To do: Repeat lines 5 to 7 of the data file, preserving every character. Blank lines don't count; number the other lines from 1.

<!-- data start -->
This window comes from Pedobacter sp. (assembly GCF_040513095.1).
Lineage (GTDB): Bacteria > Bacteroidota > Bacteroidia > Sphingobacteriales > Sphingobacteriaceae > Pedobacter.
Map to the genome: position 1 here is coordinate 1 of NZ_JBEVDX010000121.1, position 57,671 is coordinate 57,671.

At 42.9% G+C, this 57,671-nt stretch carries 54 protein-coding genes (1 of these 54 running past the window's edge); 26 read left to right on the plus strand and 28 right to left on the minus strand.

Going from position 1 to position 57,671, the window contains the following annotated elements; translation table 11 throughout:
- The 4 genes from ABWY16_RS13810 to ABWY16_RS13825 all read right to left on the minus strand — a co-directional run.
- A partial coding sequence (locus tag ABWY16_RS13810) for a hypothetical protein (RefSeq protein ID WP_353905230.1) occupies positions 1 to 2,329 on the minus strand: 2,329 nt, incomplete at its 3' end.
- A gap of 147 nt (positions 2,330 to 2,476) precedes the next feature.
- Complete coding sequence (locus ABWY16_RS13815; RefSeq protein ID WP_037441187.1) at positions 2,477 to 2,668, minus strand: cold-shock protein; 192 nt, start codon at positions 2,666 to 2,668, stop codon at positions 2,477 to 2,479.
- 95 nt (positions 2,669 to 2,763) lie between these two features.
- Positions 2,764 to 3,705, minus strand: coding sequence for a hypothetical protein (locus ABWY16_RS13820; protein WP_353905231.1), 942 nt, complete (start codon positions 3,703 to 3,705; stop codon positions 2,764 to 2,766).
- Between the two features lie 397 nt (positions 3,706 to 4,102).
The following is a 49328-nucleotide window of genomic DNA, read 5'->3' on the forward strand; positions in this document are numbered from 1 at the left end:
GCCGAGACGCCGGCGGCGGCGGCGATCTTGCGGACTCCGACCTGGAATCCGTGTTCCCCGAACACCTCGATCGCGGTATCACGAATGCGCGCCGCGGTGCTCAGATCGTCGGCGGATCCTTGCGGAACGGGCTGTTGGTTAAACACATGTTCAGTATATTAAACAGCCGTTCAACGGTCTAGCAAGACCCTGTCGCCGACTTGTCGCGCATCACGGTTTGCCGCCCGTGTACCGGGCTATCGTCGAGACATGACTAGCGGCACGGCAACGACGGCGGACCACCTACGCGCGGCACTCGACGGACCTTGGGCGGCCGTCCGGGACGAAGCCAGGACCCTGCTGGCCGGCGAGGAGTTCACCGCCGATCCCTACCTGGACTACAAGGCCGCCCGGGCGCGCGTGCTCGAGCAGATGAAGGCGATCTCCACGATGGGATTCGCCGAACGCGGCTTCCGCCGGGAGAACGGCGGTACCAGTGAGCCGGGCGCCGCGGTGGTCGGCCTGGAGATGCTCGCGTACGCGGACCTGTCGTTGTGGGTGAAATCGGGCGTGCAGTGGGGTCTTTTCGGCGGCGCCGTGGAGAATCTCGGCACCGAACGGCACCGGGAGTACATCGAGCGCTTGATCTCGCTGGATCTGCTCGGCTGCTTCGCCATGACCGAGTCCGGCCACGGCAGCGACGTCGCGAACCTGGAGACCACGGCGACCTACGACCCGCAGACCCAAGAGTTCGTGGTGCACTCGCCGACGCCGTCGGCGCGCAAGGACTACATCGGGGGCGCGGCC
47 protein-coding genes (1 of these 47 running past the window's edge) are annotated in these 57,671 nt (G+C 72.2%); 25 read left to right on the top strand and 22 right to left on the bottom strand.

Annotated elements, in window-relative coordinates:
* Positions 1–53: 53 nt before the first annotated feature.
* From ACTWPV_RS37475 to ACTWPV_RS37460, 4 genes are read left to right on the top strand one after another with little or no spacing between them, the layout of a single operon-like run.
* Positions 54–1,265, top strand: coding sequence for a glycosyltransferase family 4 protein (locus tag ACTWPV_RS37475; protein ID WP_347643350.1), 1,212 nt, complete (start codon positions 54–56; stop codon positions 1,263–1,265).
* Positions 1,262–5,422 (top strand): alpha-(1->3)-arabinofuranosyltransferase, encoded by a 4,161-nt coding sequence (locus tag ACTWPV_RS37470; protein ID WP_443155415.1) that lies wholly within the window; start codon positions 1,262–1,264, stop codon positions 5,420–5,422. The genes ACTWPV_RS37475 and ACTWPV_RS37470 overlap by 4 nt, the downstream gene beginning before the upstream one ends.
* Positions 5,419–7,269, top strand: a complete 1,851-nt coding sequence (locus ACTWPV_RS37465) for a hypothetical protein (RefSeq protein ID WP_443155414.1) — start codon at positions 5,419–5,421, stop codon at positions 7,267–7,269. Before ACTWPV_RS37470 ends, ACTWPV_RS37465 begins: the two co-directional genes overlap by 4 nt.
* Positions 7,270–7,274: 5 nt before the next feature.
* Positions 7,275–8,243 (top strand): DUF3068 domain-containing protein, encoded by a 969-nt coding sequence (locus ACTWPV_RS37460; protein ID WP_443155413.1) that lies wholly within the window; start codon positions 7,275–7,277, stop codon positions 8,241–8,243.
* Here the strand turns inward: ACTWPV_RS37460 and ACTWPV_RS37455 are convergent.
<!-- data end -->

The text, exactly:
Going from position 1 to position 57,671, the window contains the following annotated elements; translation table 11 throughout:
- The 4 genes from ABWY16_RS13810 to ABWY16_RS13825 all read right to left on the minus strand — a co-directional run.
- A partial coding sequence (locus tag ABWY16_RS13810) for a hypothetical protein (RefSeq protein ID WP_353905230.1) occupies positions 1 to 2,329 on the minus strand: 2,329 nt, incomplete at its 3' end.